Affordable Housing – Remax Ontario

31 October, 2010

This anecdote first appeared in Storytime Tapestry, the Alvinston newspaper and gather.com

Written August 2005

You would think by now I would be settled after returning home from beautiful Alvinston. Instead, I find myself in a frenzy looking for a new apartment. The projected moving date is the end of the month; it doesn’t leave me much time.

The majority of Montrealers explore for apartments, duplexes or what we call flats. Buying a house is next to impossible. The market is so high. Young people especially, who can afford it, buy condos because they are slightly cheaper. The rest of us may never buy at all.

The average house in Canada, in the most expensive market is currently $395, 390. Quebec has always been pretty because of its accessibility to affordable housing. Yet, the market prices have risen tremendously (89.9% since 1995) in Montreal. In 1995, the average cost of a Montreal home was $105.000 and today it is $195.000 Of course that is just the average.

If you will remember, when the late Right Honorable Prime Minister Pierre Elliott Trudeau bought his Nouveau Art, Pine Street home back in the 80’s, he paid a handsome 2 million dollars at the time. Now there are many properties way up in the millions of dollars.

Celebrities are still attracted to the quaint and quiet French atmosphere of Quebec. Recently, we heard through CTV Montreal, the actors Michael Douglass and Catherine Zeta Jones have purchased lake front property in Mount Tremblant, on Lac Desmarais, an exclusive property once owned by Franciscan Monks. The retail value of the land alone is 2 million dollars. Of course that cannot compare with the 19 million dollar home we are told is owned by Oprah Winfrey, in Vancouver. But hey, either home is moot to me. I cannot afford one at this time. I am waiting to derive to Alvinston to do that. At least the prices are reasonable.

One thing I noticed about southwestern Ontario is that buying a house is the natural progression for a young couple to go from the parent home to the new home. As a Montrealer, I envy you. The natural progression here is from the parent’s home to a tiny cramped up apartment close to your work or school. The place is dismal and overly priced. You live there until you finish school and find a suited job. If you had a job already, you find a better one, and then find a bigger apartment so you can start your family.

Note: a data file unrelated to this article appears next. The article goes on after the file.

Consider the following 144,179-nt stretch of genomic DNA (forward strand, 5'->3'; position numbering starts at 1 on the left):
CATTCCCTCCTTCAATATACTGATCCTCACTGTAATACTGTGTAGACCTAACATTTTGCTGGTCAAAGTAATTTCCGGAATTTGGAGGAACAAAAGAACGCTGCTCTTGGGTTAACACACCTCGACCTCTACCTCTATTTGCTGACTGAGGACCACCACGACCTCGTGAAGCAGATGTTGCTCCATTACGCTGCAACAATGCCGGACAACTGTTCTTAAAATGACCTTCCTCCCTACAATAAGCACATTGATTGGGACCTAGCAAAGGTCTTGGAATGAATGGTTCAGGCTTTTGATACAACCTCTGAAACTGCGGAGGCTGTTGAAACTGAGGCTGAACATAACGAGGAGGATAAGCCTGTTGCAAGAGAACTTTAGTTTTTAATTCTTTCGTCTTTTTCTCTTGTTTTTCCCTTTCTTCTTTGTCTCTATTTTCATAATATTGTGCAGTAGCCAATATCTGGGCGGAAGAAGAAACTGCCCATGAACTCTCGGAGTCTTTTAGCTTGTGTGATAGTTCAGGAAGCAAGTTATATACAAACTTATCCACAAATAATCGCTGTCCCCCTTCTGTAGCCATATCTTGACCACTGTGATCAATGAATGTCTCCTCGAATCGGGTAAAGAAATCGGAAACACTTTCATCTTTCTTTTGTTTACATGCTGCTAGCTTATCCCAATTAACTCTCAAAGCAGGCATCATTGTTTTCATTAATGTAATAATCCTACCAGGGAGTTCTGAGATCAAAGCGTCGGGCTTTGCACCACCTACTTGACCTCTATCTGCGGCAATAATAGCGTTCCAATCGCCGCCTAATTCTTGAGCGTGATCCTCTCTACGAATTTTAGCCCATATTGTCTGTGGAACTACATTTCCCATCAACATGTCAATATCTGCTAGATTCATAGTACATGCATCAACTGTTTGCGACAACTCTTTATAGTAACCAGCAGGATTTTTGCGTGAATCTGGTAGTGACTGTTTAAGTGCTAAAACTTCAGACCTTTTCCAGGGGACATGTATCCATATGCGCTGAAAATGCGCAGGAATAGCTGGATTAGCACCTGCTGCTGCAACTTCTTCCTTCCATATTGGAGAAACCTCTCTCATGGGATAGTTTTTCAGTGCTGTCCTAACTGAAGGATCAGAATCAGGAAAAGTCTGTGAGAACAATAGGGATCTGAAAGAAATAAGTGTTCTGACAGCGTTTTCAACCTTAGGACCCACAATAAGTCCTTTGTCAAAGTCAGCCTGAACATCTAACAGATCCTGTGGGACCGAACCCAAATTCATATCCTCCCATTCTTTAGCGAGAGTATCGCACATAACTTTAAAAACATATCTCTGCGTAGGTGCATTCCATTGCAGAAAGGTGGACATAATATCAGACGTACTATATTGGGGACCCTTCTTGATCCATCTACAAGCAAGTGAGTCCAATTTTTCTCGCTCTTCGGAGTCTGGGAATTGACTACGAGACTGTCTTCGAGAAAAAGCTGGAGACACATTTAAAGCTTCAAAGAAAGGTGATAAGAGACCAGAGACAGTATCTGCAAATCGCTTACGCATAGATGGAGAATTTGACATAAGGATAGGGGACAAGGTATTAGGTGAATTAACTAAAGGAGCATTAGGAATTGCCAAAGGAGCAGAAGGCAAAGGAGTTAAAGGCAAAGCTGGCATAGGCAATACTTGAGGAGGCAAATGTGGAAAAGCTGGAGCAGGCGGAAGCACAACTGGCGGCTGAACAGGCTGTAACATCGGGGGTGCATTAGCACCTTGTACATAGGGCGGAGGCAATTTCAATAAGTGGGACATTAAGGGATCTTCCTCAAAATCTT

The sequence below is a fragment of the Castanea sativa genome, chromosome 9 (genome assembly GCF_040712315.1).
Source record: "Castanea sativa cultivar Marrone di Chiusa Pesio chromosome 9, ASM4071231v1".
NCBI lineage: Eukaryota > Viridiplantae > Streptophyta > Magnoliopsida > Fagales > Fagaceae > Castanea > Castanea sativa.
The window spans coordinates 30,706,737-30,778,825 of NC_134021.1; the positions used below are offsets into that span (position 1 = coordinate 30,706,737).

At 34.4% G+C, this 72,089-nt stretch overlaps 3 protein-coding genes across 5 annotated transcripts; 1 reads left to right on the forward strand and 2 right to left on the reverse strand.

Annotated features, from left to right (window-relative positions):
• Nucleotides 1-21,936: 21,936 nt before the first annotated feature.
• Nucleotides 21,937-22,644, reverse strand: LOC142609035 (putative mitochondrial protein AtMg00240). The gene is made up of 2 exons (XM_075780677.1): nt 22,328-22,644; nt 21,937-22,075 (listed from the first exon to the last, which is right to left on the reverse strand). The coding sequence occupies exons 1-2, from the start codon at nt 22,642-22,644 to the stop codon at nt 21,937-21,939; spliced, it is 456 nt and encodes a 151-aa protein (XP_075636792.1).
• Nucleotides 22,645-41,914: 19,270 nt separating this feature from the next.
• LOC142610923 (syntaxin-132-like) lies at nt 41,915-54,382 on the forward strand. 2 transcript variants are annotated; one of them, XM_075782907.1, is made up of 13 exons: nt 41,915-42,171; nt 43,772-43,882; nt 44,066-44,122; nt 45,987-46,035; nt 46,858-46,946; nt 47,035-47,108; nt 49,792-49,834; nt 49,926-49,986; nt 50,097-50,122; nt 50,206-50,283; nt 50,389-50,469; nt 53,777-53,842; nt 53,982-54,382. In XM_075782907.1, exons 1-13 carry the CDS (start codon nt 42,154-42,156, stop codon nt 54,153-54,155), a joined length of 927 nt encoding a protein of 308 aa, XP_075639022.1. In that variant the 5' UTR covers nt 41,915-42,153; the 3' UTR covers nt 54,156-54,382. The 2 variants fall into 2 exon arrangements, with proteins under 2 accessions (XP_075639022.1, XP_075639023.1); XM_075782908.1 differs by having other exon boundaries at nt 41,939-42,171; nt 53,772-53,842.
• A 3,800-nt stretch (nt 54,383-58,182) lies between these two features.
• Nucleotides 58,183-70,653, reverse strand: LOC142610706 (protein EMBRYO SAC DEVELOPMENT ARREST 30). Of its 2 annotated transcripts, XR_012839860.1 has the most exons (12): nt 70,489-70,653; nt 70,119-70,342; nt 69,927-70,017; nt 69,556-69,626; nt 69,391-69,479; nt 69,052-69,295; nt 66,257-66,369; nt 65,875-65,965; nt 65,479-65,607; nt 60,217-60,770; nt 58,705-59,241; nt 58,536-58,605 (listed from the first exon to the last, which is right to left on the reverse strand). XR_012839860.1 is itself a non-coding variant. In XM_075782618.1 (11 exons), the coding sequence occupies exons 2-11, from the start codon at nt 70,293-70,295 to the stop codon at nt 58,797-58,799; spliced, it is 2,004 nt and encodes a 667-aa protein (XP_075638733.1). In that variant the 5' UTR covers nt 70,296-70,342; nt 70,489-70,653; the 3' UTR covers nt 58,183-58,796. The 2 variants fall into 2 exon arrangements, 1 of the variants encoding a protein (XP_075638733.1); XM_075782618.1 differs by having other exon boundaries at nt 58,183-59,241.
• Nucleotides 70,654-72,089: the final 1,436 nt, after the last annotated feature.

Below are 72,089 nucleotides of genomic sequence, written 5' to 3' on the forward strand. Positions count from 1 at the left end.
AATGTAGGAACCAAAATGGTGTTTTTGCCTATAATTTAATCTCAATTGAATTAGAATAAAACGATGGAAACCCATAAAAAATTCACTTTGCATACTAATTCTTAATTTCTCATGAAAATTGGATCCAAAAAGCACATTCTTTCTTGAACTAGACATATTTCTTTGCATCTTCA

If you have established your career and the babies didn’t come too quickly, you save for your dream house. Young couples musty to be able to purchase their first home within 5 to 10 years of marriage. Now, even that time frame is becoming more and more illusive.

I missed the boat somewhere. I married relatively young (21) and divorced soon afterwards. I was a struggling single parent for my son’s entire childhood. Six years ago, I met a wonderful man, Matt, and my life has turned around. But I unexcited do not have my own home, and now I must look for a unique apartment to live in.

You would contemplate in a city of skyscrapers that apartments would be easy to find; no way. First of all, there is an ongoing housing shortage; a reality Montrealers have come to score as a part of life in the big city. Then rentals go according to the market value of the district. For example it isn’t a surprise to pay as powerful as 9,000 or more a month for a luxurious downtown apartment. If you live in the area known as NDG, (Notre Dame de Grace), an average flat would rent for $2,000 and a 2 bedroom apartment like I am looking for would rent for about 800 -$1,000.

As a struggling author, these rents are not affordable for me at this time. I tend to look for the cheapest areas of the city to live in. I have lived in these districts all my life so it really is home to me. I am limited to St.Henri, (the heroine of my book Angels Watching Over Me lives there), Limited Burgundy, Point St. Charles, and Verdun.

My rent has not been raised in 4 years at my original residence. I know I was really fortunate. But boy was I in for a cruel surprise when I started combing the papers to see what was out there today. Even in these modest districts, the current going rate for rents start at over 300 dollars more than I am currently paying.

I don’t have much time left to find a place and only one prospect on the horizon. I applied for a flat that is 200 dollars more than I am paying now. I was lucky to get it. I don’t know yet if I have it or not. If I do, it will be really tight fitting my furniture into this very small 2 bedroom, but it will be equally tight trying to fit the extra $200.00 into my budget. All said and done, at this point in time, I will be grateful if I get it.

Sources
(www.remax-oa.com/roafiles/marketreports/decade_pr.pdf).